No one will tell you that when you tell your sponsor that she is fired that you will want a drink, and you will only have yourself to rely on during that crisis. You will have that moment when you envision yourself picking up the drink, and you will desperately want the taste of that Crown Royal. There will be no one there to talk you out of it, or help you. You will see the clarity in the midst of it with the realization that taking that drink could get you back to that very bad place you were in when you put down the drink. All you know in that moment is that you want a better life, and you are not going to pick up a drink because of a sponsor with flawed and mistaken ideas. In the end, it will only be your fault if you take a drink.

No one will tell you that people who occasionally come to AA are considered to be “around the program”  and not “in the program.” Sponsorless people and people without a step meeting in their repertoire are also considered to be “around the program.” There’s countless criteria for being “around” instead of “in.” No one will outline the rules for you. You have to observe and watch in order to figure it out. In fact, if you ask what the rules are someone is likely to say it’s a program of “suggestion.” Perhaps that’s the case to some people, to others it is a program of rules.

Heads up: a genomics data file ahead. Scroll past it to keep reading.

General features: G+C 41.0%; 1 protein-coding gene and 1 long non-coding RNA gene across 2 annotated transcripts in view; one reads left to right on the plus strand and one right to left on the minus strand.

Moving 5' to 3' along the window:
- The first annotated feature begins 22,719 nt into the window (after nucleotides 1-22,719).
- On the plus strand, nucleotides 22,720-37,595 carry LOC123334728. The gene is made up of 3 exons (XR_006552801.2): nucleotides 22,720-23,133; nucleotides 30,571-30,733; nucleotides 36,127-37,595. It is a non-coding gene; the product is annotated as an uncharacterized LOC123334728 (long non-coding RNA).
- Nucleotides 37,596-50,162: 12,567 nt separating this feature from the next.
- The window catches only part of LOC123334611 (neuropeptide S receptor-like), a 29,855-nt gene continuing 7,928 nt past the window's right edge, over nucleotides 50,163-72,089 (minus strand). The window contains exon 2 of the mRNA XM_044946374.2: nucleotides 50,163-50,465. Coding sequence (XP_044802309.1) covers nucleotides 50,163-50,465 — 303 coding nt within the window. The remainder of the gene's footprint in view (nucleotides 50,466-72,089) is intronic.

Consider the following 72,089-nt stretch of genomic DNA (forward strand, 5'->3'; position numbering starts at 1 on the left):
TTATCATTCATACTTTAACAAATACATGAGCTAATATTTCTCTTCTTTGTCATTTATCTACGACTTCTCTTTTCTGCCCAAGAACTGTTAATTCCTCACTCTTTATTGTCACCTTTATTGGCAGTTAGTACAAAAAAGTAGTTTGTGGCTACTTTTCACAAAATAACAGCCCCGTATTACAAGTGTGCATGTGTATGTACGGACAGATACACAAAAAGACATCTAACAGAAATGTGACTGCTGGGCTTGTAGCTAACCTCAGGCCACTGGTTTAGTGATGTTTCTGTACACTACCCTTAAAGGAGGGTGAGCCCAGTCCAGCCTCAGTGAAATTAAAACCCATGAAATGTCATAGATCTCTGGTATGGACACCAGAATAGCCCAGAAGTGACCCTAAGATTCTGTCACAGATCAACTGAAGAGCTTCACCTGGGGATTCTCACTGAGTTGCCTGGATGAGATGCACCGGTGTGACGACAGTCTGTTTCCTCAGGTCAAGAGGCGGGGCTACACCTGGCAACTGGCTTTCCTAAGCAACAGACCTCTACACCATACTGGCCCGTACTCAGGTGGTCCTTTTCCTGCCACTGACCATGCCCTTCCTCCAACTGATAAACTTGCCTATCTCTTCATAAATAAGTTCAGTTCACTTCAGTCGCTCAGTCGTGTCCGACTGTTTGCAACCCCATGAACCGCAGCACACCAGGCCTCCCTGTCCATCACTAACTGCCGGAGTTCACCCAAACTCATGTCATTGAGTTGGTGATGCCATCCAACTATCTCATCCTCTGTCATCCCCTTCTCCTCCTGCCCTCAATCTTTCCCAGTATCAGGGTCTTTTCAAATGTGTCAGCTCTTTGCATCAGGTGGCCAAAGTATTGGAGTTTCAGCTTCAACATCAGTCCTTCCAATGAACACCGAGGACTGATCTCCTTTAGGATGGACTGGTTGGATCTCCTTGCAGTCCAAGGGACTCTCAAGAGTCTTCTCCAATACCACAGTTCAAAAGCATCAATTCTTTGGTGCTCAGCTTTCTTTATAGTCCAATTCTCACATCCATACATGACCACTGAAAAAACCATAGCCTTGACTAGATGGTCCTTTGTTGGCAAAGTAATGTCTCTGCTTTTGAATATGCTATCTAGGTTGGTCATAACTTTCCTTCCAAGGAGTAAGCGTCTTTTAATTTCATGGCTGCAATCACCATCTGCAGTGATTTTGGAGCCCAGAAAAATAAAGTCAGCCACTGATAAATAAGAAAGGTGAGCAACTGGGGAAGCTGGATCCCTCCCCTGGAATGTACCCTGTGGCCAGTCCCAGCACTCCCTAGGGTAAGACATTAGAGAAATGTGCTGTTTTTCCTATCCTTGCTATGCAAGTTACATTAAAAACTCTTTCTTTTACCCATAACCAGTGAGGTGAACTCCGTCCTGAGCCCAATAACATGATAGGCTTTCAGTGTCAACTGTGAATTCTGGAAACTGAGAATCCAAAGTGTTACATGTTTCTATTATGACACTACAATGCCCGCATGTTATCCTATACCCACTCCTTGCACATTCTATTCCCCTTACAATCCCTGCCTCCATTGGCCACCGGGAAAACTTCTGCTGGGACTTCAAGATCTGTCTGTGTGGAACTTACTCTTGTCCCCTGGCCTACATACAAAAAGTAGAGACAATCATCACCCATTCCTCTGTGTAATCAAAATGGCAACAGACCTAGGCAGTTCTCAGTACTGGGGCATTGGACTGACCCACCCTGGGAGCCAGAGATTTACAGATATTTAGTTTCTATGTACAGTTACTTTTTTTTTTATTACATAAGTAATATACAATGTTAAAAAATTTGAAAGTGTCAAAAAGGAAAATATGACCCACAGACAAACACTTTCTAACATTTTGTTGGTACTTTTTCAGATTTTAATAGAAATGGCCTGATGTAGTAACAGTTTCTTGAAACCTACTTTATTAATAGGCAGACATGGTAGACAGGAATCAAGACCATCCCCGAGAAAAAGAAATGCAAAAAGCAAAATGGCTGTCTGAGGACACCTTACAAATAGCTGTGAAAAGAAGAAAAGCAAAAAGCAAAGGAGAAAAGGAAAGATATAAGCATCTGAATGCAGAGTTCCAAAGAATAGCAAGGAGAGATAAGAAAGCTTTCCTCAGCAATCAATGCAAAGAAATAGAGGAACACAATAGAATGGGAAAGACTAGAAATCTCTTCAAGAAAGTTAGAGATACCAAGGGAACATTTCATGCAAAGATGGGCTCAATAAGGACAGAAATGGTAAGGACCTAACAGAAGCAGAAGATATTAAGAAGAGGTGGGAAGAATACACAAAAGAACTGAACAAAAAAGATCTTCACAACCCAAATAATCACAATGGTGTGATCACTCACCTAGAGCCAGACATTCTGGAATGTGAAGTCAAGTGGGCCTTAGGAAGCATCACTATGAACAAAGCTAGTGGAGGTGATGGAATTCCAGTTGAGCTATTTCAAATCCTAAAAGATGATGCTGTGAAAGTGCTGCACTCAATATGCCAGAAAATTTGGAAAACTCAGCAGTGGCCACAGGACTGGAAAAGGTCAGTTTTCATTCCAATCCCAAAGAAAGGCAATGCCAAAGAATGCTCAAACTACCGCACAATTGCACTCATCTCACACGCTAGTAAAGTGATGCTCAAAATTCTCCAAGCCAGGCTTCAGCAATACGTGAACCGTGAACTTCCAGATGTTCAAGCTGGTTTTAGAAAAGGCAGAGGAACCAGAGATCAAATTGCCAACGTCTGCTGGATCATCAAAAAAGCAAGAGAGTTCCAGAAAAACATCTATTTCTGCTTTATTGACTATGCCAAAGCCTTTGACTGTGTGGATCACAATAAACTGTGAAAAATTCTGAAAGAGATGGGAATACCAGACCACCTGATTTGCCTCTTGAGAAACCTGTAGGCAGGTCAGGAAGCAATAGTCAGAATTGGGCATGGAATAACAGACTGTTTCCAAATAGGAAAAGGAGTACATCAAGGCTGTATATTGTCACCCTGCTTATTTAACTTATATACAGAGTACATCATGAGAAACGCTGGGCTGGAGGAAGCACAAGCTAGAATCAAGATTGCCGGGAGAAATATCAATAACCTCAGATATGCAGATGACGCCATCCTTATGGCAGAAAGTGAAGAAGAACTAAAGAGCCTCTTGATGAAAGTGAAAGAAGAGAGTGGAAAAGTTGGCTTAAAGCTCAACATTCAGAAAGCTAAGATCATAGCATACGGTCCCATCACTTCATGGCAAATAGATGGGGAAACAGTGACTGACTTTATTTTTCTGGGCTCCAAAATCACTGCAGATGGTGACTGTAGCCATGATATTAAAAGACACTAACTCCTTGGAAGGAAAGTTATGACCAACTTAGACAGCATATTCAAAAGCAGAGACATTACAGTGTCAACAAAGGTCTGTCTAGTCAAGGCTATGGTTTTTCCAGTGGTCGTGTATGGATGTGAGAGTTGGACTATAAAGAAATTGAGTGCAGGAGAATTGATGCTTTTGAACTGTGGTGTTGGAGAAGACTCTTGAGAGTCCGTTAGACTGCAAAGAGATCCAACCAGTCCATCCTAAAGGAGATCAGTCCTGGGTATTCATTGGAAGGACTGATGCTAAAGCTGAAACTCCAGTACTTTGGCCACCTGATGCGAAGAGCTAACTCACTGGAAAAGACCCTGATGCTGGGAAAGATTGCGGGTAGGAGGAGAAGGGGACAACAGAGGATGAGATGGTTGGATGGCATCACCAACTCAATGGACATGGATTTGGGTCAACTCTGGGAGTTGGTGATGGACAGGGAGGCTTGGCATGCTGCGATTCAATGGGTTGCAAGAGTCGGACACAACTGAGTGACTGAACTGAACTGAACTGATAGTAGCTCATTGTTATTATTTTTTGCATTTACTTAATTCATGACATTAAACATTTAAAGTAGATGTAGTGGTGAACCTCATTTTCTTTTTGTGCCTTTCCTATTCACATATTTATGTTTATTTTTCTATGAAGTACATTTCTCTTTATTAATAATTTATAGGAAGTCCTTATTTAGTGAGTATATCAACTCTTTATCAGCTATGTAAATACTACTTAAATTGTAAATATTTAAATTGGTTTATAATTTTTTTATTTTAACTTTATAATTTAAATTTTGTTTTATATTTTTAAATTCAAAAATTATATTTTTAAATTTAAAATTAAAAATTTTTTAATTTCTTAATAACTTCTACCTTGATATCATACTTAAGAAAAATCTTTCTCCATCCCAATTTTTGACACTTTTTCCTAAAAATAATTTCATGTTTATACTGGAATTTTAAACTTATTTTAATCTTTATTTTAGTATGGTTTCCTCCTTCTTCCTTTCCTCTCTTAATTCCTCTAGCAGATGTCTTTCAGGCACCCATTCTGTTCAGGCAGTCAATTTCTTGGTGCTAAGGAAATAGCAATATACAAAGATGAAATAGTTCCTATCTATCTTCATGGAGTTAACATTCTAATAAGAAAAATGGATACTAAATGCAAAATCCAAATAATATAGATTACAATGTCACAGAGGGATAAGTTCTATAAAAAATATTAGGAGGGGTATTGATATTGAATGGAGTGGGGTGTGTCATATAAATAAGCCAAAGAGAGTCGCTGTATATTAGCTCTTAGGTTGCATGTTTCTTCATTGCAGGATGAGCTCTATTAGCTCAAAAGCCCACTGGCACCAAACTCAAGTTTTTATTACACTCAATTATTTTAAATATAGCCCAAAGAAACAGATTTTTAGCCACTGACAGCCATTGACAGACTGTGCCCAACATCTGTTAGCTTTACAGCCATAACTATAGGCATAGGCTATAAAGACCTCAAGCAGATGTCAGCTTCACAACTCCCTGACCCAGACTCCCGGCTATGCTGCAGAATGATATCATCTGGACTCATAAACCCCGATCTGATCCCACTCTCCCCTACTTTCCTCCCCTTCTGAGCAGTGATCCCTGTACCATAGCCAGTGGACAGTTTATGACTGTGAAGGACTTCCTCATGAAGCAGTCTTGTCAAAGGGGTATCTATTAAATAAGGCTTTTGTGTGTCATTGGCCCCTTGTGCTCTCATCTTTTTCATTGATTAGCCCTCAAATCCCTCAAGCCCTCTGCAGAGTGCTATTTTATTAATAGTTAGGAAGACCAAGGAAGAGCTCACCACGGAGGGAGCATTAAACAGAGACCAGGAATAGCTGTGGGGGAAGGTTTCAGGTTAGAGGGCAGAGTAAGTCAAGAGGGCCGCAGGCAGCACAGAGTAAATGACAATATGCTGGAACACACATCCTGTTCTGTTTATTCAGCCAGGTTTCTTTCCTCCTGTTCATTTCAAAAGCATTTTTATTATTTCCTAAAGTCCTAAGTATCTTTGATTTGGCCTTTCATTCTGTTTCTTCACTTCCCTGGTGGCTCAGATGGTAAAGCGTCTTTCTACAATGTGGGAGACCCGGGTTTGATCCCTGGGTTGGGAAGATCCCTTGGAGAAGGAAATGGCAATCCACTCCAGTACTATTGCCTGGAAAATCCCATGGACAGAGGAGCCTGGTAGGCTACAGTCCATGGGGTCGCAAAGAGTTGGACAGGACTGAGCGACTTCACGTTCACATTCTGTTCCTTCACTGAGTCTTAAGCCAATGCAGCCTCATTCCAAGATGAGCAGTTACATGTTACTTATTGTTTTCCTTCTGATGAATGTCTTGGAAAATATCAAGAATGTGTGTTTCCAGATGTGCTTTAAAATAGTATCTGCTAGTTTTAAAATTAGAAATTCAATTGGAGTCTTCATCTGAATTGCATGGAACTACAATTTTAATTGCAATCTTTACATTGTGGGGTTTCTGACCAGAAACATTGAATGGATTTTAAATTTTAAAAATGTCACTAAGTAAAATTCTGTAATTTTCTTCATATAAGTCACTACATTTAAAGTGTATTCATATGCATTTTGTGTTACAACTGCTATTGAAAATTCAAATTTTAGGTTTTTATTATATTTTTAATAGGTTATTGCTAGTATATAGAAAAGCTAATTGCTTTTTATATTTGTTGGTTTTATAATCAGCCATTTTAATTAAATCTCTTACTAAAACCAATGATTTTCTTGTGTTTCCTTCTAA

No one will tell you that there will be a day when you will miss the camaraderie, the terrible basement rooms, and the hope in the air. You will go back to the program in those times of wanting to return, but you will always return to that same place in your heart where you realize that AA is not for you. Sobriety is for you though. Sobriety is a heavenly gift, but the program of AA was not meant for you. You wish it was. You will spend the rest of your life explaining to people that you are indeed sober without AA. You cherish your sobriety, and “people in the program” will look at you suspiciously.

No one will tell you that years later you will run into that sponsor with the wrong-headed ideas about psychotropic drugs. All the statements that you had swirling around in your head for a long time after your parting will come to you in that moment when you see her. Instead, you will smile and hug her because you realize that she was only doing what she thought was right. She will walk away after a brief conversation with you, and in that moment, you will realize that this is sobriety.